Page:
Pets: The Angels on Our Shoulders 1

While meeting a new group of friends, I was asked “If you won the lottery, what would you do?” People sometimes respond  with traveling the world, buying an island or retiring. My response is always to buy land for rescued animals.

Ever since I can remember, I have always been affected by an animal’s death in movies. I believe it all started when my mother sat me down to watch Bambi and witnessing Bambi’s mother die made me sensitive to animals dying in movies. I can remember watching the newest “King Kong.” I was a blubbering mess. Yes, I know the ape dies, but actually witnessing it on the big screen tore my heart apart.

I have always had a big heart for animals and when deciding to rescue a dog for my husband and me to call our own, we turned to an animal rescue group here in Tulsa. Two fur babies later, I come home to wagging tails and lovable licks from two amazing dogs Charlie Brown and Jax.

I commend people who have stepped up to the plate to rescue those in need and below you’ll find several people who have opened their homes and hearts to some amazing animals.


While living out in California, Daphne was working at an animal clinic when fate stepped in.

“A coworkers sister used to bring cats to the clinic in hopes of finding them good homes,” Daphne says. I fell in love with one and took it home.” You could say the rest is history. Before she adopted her cat, Black Panther, Daphne read up on who she was adopting from and knew the person she was adopting from very well.

“The previous owner of the cat kept great paperwork, so I knew what I was getting myself into when I adopted the cat,” she says.

Currently working at another animal clinic in town, Daphne gets asked quite a bit of what others should do when thinking about adopting or rescuing a pet and she offers the same great advice to pet owners.

“If you are rescuing a dog, take them to a dog school because it’s a great opportunity to help strengthen the bond and relationship between you and the dog,” Daphne says.


Cidnee and her family are blessed with three dogs, all of which were rescued.

“Our first dog that we rescued, Sonny, came from the local animal shelter,” Cidnee says. “He was a part of a large puppy mill bust. Our second dog, Gus, which is my dog, came from Pekes and You Rescue out of Oklahoma City. Our third dog Samuel was rescued from there, too.”

Cidnee fell in love with the Pekes and You rescue so much that she began working for the group, by fostering and adopting what dogs she can, while also assisting the coordination of picking up dogs who are awaiting euthanasia.

Before setting out to find a dog to adopt, Cidnee did plenty of research, which she recommends anyone thinking of rescuing a dog to do first.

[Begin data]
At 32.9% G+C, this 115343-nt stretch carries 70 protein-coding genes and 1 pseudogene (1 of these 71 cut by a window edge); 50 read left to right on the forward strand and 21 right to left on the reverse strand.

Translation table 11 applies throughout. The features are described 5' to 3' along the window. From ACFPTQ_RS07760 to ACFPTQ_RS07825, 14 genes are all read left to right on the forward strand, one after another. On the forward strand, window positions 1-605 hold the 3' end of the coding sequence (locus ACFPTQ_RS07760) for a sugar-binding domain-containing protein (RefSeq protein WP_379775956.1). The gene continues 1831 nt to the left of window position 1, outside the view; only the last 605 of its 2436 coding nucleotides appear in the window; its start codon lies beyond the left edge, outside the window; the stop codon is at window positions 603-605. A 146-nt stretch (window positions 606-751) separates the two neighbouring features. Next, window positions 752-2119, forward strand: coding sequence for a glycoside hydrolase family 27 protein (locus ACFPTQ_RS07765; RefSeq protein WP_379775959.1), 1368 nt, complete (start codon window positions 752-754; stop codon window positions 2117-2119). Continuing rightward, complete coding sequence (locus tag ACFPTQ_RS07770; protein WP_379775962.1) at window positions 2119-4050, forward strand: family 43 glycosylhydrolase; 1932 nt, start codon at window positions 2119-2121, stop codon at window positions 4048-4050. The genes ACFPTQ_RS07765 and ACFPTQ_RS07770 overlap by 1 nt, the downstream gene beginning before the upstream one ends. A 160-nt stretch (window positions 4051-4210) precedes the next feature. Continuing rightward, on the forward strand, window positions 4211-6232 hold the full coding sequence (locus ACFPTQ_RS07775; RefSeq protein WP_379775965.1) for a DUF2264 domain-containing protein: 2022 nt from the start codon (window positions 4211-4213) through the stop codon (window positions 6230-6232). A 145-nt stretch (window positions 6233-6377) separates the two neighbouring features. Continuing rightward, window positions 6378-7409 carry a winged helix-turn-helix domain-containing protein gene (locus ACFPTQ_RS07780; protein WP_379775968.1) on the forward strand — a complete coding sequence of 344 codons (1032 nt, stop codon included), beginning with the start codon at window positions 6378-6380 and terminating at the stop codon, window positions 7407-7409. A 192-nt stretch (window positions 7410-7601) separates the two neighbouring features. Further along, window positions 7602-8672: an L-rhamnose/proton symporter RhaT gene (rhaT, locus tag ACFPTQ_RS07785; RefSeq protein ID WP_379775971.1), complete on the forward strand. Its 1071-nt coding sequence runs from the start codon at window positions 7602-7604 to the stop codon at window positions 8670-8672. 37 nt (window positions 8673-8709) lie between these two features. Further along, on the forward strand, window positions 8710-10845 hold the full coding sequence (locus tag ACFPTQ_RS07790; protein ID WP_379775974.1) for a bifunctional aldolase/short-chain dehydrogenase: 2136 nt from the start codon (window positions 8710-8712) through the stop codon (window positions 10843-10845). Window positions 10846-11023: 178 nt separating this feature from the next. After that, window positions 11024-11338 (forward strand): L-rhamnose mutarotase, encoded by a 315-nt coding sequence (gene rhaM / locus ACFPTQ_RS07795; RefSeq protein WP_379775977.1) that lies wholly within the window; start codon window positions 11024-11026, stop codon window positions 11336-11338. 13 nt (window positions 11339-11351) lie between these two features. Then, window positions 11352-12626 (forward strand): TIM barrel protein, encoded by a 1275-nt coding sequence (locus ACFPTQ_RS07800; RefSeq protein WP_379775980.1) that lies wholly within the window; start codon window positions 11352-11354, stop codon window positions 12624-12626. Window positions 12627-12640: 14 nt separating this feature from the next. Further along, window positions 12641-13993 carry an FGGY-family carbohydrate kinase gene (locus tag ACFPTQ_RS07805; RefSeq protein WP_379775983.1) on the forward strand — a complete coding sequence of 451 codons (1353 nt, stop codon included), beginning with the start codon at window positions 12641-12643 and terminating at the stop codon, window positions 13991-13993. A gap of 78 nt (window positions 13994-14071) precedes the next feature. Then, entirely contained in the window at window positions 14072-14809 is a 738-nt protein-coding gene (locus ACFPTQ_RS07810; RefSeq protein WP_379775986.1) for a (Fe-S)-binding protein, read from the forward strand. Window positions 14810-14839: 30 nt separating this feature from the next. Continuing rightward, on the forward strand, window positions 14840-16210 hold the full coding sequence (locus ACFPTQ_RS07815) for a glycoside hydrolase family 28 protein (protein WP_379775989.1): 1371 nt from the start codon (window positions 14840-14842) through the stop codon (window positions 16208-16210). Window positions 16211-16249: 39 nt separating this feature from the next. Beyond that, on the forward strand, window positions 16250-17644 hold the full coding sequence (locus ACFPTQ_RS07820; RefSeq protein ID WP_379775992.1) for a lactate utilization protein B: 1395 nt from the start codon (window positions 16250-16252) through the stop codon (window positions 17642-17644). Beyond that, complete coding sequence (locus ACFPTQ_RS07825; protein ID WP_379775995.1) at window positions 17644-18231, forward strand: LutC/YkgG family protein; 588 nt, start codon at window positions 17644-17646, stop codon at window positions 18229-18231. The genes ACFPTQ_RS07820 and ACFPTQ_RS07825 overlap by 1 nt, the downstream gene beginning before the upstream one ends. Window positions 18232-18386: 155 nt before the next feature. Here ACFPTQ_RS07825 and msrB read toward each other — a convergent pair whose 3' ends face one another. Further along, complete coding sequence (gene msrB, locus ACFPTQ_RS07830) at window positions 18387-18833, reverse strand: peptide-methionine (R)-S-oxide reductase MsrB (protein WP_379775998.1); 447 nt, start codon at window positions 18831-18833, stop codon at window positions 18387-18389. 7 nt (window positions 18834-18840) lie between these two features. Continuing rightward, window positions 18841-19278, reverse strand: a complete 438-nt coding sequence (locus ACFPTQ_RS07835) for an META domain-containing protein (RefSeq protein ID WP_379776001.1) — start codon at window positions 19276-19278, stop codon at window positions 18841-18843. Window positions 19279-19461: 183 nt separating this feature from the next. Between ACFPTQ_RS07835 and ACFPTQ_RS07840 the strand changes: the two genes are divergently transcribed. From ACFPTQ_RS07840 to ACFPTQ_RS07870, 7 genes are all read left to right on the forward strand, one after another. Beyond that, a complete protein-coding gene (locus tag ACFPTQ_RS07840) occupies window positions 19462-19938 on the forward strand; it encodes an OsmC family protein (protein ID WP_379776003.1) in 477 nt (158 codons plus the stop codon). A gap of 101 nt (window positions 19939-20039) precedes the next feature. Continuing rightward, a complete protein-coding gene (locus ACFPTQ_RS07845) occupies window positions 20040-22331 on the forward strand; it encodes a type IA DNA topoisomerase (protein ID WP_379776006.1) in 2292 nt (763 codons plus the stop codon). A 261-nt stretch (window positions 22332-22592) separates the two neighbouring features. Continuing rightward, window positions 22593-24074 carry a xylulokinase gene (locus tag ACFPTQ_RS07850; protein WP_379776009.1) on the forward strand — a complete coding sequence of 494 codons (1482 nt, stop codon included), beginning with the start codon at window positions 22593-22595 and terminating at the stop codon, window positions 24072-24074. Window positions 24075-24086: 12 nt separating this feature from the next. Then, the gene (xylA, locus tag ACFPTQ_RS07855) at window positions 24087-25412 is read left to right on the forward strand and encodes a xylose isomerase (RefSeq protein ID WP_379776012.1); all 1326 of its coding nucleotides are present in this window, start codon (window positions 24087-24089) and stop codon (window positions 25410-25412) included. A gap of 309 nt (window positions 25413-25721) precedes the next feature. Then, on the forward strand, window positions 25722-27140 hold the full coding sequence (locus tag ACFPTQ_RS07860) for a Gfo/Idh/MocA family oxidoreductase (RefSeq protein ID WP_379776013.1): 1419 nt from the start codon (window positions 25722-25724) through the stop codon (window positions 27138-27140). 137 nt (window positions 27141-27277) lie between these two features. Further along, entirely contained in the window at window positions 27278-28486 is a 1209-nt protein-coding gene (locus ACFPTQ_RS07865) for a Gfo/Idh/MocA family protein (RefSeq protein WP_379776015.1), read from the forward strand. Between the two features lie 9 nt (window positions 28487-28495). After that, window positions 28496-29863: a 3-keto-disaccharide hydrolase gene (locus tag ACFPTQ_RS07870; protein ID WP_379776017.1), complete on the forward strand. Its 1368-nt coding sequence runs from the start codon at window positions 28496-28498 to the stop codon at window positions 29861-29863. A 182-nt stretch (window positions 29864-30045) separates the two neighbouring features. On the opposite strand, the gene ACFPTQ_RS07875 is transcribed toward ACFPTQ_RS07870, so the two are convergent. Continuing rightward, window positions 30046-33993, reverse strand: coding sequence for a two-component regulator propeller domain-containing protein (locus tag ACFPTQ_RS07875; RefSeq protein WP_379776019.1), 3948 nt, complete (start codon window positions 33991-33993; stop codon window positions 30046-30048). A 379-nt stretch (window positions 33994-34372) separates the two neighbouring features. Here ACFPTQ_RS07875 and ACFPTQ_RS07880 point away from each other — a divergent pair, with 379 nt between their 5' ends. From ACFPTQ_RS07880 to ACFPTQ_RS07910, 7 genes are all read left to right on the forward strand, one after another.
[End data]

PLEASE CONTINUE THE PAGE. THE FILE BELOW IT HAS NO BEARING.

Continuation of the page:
“I ask people to do their research,” Cidnee says. “I did my research before I even thought of fostering. Just like humans every dog has a different personality and quirks. If you’re lazy and don’t enjoy taking multiple walks or being outside playing all the time then don’t get a Labrador. Find a dog that fits your lifestyle and personality, don’t get one just because it’s cute. I’ve fostered plenty of dogs that got adopted and then returned because the owner didn’t want to put the time and effort in that the dog needed. Also, don’t just look at adopting puppies. There are plenty of older dogs out there that need homes, too. They’re not super old either. There are many dogs that are 1-6 years old sitting in shelters. Most of them are already potty trained and have some obedience skills too, which makes it way easier on the owner.”

After doing extensive amount of research, and meeting the rescue owner, Cidnee and her family decided to rescue three Pekingese.

“Sonny came from the local animal shelter after a large puppy mill was busted,” Cidnee says. “He was around 8-9 months old at the time. Gus came from Pekes and You Rescue, he was dumped in Yukon at around 2-3 months old and left on the streets until he was picked up at around 4-5 months old. He started out as a foster and then I ultimately adopted him because he needed a lot of social rehabilitation. Samuel also came from Pekes and You. He also started out as a foster. He was 8 years old when we got him. He was blind in one eye, had an ulcer in the other and is deaf. He had spent his entire life in a cage at a mass breeder’s house.  We picked all of our dogs up on their euthanasia dates.”

When it comes to adopting pets, there can be things that may go wrong, but Cidnee states there is only positive things that come from rescuing.

“One of the major pros is that you’re saving a life,” Cidnee says. “You’re giving someone who was deemed another person’s “trash” a second chance. You’re showing them that not all humans are the same and they are worthy of being loved unconditionally. Just always check with your rescue to make sure you are aware of the care your animal may be needing.”

Having rescued three dogs, Cidnee says she wouldn’t change one thing about the rescuing process.

“By adopting, my family and I have saved three lives and gained some amazingly goofy best friends,” Cidnee says. “From fostering we have given over 50 dogs and counting a new lease on life with their new families.”